Use Case 4: Fedora for distributed content objects
Fedora can be used to build a widely distributed repository where digital objects contain a mixture of repository-managed content and content that is completely outside of the direct custody of the repository. The repository system provides the ability to deliver these objects in interesting ways. It also provides a means of asserting managerial control over these kinds of objects.
One important feature of Fedora is that the object model does not require datastreams to contain content actually stored in the repository system. Complex digital objects can reference remote content. In fact, the Fedora object model supports a spectrum of possible configurations from objects where all content is stored in the repository, to "hybrid" objects where some content is managed by the repository and some is stored remotely, to "surrogate" objects whose content is external to the repository.
There are many scenarios that require this type of flexibility. A prime example occurs in the area of learning objects and courseware. Many educators create modules that integrate primary source resources from the web with their own instructional materials. Often this is done in a one-up manner in the form of custom web pages. Another approach is to employ toolkits such as Instructional Architect  and CREATE , which enable educators to create web-based instructional modules with minimal programming experience.
The Fedora repository system can offer strong architectural underpinnings to these and similar endeavors. The Fedora object model provides the flexibility to aggregate references to web resources along with locally stored content such as lesson documents, interactive simulations (e.g., Java applets), and educational videos. It also enables educators to conceive of appropriate behavior definitions for delivering these objects and to associate presentation or transformation services with the objects. Interestingly, different disseminators can be created to provide customized views of the content for different audiences. For example, one disseminator may present an object's content in a manner appropriate for the K-12 audience, while another disseminator may provide an exhibit for the general public.
A key aspect of this use case is the ability to combine content directly controlled by the repository with content that is located elsewhere. As institutions increasingly rely on distributed web resources, as they enter into relationships where resources are shared among several institutions, or as they license resources from remote content providers, a hybrid and distributed digital object model becomes a necessity for an institutional repository system. Where licensed content is made available in a flexible, open manner, a Fedora repository can integrate it locally in interesting ways.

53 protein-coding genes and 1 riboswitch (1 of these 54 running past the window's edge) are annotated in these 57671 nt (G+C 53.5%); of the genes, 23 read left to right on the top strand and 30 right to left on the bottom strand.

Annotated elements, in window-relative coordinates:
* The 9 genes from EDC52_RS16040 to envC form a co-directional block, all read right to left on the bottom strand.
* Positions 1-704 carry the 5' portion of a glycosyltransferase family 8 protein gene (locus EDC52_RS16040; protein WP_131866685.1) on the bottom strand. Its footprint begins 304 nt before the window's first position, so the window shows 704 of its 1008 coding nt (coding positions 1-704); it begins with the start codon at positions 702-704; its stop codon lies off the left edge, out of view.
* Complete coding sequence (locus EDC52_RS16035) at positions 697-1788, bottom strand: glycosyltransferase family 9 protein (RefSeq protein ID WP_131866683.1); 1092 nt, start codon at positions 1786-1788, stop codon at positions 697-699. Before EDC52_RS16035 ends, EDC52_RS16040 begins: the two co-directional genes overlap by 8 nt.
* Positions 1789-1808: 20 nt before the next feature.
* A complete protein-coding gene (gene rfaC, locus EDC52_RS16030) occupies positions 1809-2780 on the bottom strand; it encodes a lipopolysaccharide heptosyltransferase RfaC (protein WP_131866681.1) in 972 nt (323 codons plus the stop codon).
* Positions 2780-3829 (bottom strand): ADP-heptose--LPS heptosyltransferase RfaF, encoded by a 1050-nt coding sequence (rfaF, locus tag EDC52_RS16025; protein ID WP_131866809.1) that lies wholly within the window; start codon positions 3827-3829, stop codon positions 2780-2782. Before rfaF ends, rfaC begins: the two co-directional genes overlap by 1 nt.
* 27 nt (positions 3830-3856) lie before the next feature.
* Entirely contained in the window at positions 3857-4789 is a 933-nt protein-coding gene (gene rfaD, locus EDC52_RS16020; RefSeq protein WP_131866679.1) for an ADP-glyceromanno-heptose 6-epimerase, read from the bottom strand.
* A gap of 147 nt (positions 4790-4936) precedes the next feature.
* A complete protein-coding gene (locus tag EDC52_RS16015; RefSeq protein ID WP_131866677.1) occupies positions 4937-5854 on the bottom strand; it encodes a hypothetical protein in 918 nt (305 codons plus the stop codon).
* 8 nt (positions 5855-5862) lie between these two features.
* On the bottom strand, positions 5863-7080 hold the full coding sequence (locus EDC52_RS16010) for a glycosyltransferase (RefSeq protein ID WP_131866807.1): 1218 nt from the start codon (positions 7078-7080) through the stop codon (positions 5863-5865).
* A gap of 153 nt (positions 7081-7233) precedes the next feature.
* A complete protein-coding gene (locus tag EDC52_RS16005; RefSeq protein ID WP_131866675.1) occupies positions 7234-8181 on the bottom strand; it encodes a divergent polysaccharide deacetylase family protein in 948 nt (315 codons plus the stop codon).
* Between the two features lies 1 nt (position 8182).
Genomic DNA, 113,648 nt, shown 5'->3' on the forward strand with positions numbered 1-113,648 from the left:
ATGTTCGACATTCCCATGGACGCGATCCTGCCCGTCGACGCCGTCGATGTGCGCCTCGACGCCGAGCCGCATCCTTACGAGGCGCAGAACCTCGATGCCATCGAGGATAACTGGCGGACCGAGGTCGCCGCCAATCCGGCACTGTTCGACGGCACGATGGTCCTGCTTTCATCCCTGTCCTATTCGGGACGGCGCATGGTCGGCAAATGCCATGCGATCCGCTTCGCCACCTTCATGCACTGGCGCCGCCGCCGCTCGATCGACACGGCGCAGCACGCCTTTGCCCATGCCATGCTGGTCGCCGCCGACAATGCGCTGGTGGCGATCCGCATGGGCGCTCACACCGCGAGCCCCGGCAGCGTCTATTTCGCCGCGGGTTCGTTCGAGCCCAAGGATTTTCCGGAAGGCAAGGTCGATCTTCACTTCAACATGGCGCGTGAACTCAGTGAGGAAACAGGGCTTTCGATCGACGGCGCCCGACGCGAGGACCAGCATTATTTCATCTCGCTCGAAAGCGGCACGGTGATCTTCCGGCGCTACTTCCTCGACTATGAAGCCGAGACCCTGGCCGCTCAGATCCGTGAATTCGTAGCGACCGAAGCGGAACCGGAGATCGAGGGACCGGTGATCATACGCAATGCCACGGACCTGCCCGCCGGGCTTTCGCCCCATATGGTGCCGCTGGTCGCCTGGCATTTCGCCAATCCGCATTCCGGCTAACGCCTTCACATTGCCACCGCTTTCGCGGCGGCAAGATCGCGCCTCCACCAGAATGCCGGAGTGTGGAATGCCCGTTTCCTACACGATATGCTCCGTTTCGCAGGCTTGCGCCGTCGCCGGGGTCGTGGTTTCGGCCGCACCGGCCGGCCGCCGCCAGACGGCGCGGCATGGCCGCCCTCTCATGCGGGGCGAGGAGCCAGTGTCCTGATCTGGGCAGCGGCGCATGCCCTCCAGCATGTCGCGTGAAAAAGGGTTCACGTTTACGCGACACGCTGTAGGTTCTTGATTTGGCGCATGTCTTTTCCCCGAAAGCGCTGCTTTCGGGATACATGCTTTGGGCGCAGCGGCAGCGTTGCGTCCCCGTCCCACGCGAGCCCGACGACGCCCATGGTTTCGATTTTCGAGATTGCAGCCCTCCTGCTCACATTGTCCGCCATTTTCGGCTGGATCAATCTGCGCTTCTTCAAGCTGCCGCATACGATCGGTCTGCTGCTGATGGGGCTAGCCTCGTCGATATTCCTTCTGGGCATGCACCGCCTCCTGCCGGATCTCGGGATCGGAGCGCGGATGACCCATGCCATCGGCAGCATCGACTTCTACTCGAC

For example, if a library subscribes to a service that aggregates multiple journal subscriptions into one license, an object could be created to represent that service. The object would contain metadata about the service and about the library's subscription to it, as well as possibly containing locally written instructions for its use. Disseminators could give users different views of the metadata and instructions, and then direct users to the service. If the license also made Z39.50 access to the service possible, each of the included journals could be represented by separate objects that could be integrated in different ways, disseminating locally developed search interfaces as well as information about the specific journals.
We would like to thank Don Waters and the Andrew W. Mellon Foundation for their help in making this project possible. We would also like to thank Ronda Grizzle, Leslie Johnston, Carl Lagoze, Bill Niebel, Tim Sigmon and Chris Wilper for their help on this paper and on the project.
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 Web Services Definition Language (WSDL), <http://www.fedora.info/definitions/1/0/api/>.
 METS (Metadata Encoding and Transmission Standard), <http://www.loc.gov/standards/mets/>.
 OAI Protocol for Metadata Harvesting, <http://www.openarchives.org/>.
 XML Schema 2002-03-18 by Pete Johnston, <http://www.openarchives.org/OAI/2.0/oai_dc.xsd>.
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 CREATE (Component Repository and Environment for Assembly of Teaching Environments), <http://ir.chem.cmu.edu/create>.
Copyright © Thornton Staples, Ross Wayland and Sandra Payette